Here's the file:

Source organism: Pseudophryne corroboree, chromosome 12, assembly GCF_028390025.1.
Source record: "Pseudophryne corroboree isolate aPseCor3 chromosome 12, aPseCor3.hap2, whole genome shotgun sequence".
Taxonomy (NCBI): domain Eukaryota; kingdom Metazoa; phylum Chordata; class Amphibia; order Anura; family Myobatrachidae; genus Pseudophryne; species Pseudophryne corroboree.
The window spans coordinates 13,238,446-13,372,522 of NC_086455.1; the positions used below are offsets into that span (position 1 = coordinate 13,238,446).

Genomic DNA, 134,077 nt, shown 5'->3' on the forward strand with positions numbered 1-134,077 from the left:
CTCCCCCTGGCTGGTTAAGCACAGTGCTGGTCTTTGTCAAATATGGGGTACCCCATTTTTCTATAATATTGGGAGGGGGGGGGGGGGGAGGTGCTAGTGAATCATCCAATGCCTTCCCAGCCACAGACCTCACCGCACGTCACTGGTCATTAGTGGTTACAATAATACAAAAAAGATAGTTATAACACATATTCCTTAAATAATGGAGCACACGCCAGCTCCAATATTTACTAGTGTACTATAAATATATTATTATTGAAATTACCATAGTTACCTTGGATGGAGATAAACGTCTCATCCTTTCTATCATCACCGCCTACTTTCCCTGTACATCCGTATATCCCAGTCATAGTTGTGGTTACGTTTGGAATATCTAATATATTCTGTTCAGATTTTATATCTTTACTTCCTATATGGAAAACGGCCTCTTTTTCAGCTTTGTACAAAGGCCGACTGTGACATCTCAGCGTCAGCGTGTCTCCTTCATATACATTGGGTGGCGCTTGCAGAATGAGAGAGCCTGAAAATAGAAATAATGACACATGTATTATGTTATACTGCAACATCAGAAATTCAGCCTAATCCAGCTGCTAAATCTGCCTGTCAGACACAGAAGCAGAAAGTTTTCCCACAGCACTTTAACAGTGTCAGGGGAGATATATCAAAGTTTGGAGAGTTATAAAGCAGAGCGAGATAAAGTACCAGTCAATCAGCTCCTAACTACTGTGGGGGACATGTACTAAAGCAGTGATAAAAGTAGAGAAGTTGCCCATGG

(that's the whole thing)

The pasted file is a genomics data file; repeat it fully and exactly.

Source organism: Pseudophryne corroboree, chromosome 12, assembly GCF_028390025.1.
Source record: "Pseudophryne corroboree isolate aPseCor3 chromosome 12, aPseCor3.hap2, whole genome shotgun sequence".
Taxonomy (NCBI): domain Eukaryota; kingdom Metazoa; phylum Chordata; class Amphibia; order Anura; family Myobatrachidae; genus Pseudophryne; species Pseudophryne corroboree.
The window spans coordinates 13,238,446-13,372,522 of NC_086455.1; the positions used below are offsets into that span (position 1 = coordinate 13,238,446).

Genomic DNA, 134,077 nt, shown 5'->3' on the forward strand with positions numbered 1-134,077 from the left:
CTCCCCCTGGCTGGTTAAGCACAGTGCTGGTCTTTGTCAAATATGGGGTACCCCATTTTTCTATAATATTGGGAGGGGGGGGGGGGGGAGGTGCTAGTGAATCATCCAATGCCTTCCCAGCCACAGACCTCACCGCACGTCACTGGTCATTAGTGGTTACAATAATACAAAAAAGATAGTTATAACACATATTCCTTAAATAATGGAGCACACGCCAGCTCCAATATTTACTAGTGTACTATAAATATATTATTATTGAAATTACCATAGTTACCTTGGATGGAGATAAACGTCTCATCCTTTCTATCATCACCGCCTACTTTCCCTGTACATCCGTATATCCCAGTCATAGTTGTGGTTACGTTTGGAATATCTAATATATTCTGTTCAGATTTTATATCTTTACTTCCTATATGGAAAACGGCCTCTTTTTCAGCTTTGTACAAAGGCCGACTGTGACATCTCAGCGTCAGCGTGTCTCCTTCATATACATTGGGTGGCGCTTGCAGAATGAGAGAGCCTGAAAATAGAAATAATGACACATGTATTATGTTATACTGCAACATCAGAAATTCAGCCTAATCCAGCTGCTAAATCTGCCTGTCAGACACAGAAGCAGAAAGTTTTCCCACAGCACTTTAACAGTGTCAGGGGAGATATATCAAAGTTTGGAGAGTTATAAAGCAGAGCGAGATAAAGTACCAGTCAATCAGCTCCTAACTACTGTGGGGGACATGTACTAAAGCAGTGATAAAAGTAGAGAAGTTGCCCATGG